Dog  Welfare in a Research Environment

Purpose-bred dogs have the advantage of being able to be trained with scripted and controlled experiences, and it is this range of physical and social stimuli that build confidence in methods of coping. The handling of puppies from birth to weaning can impact a wide range of aspects which include the rate of growth as well as weight loss, the rate of learning and exploratory behavior, emotionality physiological and physiological responses to water and food deprivation and the incidence of some diseases or pathogens (Committee on Distress and Pain in laboratory animals, 1992). It is especially important for puppies to be introduced with dogs and humans and to adjust to different environments from the age of 3-12 weeks of age (Scott and Fuller 1965). Rewarding socialization and acclimation must be an ongoing process as dogs have been known to show behavioral regression when they get older (Boxall et al., 2004).

Young puppies have a high development-related need for continuous, intimate interactions with their fellow conspecifics (Scott and Fuller, 1965) and this can be easily accommodated in a breeding facility as in the absence of health issues for the mother, puppy or littermates. If a puppy is required separation from his mother or other littermates, procedures should be in place to provide human socialization and limit as much as is possible the time it is separated. Puppies should have separation experiences during their early development and should be in a safe environment that does not have physical restrictions as well. Dogs can become overly sensitive when they finally are separated from their other littermates(Elliot and Scott 1961), so incremental separations can be less stressful.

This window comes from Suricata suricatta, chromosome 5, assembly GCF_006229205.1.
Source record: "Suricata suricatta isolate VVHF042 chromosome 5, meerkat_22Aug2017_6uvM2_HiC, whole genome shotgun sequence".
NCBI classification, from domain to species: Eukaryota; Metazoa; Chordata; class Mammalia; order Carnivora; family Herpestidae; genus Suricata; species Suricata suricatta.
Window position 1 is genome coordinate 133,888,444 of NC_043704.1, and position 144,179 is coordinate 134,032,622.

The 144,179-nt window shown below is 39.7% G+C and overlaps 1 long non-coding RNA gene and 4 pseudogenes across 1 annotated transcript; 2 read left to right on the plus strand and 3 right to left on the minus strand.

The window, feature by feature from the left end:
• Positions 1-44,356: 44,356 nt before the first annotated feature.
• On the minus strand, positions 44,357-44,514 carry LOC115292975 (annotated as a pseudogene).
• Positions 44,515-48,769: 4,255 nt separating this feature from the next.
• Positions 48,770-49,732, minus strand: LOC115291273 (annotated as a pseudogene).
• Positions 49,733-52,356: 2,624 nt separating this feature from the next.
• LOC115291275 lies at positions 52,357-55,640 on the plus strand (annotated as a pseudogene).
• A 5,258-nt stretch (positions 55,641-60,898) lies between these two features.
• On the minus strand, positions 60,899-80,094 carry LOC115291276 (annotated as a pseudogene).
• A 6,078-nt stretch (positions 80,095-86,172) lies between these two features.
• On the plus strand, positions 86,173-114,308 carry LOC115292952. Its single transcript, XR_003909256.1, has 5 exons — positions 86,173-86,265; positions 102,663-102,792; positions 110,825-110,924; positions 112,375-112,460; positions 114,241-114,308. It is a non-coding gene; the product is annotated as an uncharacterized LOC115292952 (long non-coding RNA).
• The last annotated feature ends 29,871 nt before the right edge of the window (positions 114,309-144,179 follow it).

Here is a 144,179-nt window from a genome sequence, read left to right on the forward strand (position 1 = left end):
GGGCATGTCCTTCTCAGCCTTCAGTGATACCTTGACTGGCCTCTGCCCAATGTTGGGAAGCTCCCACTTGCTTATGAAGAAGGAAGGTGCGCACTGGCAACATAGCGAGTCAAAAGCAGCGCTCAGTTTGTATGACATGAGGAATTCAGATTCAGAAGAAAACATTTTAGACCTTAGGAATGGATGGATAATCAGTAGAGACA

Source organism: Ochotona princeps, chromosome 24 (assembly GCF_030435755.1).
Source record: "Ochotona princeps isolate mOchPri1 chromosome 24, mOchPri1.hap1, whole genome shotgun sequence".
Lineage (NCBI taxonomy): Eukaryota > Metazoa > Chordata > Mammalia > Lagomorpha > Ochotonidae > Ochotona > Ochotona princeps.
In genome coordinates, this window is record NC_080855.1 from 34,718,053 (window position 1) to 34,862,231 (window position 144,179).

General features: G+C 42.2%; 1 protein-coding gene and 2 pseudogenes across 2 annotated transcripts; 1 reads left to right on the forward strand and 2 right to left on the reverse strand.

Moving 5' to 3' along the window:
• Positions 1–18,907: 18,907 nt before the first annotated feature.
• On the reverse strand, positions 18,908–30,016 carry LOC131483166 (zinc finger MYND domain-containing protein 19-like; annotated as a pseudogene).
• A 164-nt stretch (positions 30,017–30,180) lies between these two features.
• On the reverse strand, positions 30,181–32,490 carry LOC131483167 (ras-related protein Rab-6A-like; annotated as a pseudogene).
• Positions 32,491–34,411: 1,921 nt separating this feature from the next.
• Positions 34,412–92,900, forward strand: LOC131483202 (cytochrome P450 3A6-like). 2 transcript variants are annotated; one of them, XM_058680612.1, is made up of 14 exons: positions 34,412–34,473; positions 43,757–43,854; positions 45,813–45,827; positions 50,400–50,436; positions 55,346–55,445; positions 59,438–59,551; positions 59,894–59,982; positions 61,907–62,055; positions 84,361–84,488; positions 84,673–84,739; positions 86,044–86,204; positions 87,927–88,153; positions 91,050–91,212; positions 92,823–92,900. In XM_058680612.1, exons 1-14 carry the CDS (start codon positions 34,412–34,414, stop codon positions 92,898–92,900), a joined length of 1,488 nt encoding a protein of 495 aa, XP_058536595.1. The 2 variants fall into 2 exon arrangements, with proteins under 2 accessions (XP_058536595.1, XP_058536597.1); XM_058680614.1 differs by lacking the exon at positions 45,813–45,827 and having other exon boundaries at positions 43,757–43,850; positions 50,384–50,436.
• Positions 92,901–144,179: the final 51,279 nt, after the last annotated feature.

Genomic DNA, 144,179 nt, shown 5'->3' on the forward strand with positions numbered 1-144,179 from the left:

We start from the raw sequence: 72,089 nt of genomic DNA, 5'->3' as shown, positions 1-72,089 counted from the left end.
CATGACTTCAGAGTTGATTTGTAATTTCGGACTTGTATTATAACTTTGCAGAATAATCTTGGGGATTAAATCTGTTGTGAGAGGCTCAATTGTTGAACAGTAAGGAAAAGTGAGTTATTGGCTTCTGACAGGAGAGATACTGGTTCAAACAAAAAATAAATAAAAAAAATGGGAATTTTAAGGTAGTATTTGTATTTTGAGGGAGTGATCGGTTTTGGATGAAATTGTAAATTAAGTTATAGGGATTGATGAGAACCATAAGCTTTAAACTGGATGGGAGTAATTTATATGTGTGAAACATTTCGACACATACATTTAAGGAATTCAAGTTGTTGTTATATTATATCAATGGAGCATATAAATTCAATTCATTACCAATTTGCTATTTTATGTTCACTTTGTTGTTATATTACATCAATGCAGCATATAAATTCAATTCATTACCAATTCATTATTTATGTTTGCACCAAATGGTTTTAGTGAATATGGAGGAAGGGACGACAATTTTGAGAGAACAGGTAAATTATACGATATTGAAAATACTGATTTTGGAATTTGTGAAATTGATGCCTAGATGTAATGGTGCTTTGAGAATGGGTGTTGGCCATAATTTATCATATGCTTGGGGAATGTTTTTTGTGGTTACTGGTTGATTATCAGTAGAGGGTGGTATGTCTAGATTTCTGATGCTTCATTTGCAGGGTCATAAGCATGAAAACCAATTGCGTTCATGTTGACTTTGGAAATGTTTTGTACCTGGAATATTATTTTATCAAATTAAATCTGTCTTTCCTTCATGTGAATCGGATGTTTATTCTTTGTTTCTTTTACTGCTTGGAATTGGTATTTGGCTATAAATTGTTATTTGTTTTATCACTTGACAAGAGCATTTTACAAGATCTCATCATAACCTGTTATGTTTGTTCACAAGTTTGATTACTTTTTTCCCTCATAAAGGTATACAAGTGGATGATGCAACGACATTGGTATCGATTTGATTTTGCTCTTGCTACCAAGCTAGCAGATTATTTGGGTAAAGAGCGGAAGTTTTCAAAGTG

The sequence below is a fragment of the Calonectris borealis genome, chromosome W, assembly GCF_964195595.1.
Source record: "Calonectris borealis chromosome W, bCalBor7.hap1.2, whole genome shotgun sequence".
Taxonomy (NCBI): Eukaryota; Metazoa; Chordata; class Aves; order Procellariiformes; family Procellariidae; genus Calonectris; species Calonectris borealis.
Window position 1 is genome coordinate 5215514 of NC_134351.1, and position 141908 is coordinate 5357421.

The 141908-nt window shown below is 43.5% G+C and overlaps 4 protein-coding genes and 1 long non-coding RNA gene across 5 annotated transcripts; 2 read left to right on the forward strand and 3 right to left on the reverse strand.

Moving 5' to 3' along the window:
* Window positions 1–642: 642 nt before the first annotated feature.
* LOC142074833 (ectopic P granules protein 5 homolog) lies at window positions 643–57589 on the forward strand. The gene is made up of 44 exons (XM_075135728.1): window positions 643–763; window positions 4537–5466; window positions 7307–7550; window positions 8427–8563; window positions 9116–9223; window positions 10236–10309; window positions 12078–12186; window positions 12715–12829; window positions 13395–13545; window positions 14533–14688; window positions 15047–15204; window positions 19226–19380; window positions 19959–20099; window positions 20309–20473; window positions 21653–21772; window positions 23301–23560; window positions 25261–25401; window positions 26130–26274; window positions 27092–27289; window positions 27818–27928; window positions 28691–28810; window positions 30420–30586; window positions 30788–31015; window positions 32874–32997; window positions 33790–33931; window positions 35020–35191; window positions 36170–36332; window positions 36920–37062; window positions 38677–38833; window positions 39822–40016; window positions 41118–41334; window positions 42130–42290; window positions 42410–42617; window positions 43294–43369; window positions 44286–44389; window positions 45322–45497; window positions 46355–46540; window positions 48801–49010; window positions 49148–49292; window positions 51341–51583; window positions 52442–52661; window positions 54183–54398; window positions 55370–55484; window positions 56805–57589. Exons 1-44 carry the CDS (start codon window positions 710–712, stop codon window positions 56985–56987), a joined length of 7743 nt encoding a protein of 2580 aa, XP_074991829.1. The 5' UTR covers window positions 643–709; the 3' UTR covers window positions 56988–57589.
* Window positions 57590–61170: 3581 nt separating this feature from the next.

Another crucial aspect of the training puppies is to learn to have confidence in the direction of people as part of the social system. Similar to how puppies learn to be subdued by their mothers the animal care personnel must help them accept control from humans in a nonthreatening way. It can be helpful to determine how puppies accept human interaction and control (Meunier 2006; Wolfle, 1990).

For dogs older than 10 years that were purchased from dealers who are random sources, the long-term background information is unknown. Tests for temperament will be the major determination about the dog’s fit to be used in a laboratory setting. However, temperament tests aren’t uniform or reliable, however, general traits can be assessed (Beaver, 2009). Relaxed, nonaggressive and adaptable dogs are preferred.View the chapter Book for purchase

Cloning of Canines

Byeong Chun Lee, in Principles of Cloning (Second Edition), 2014

History of Dog Cloning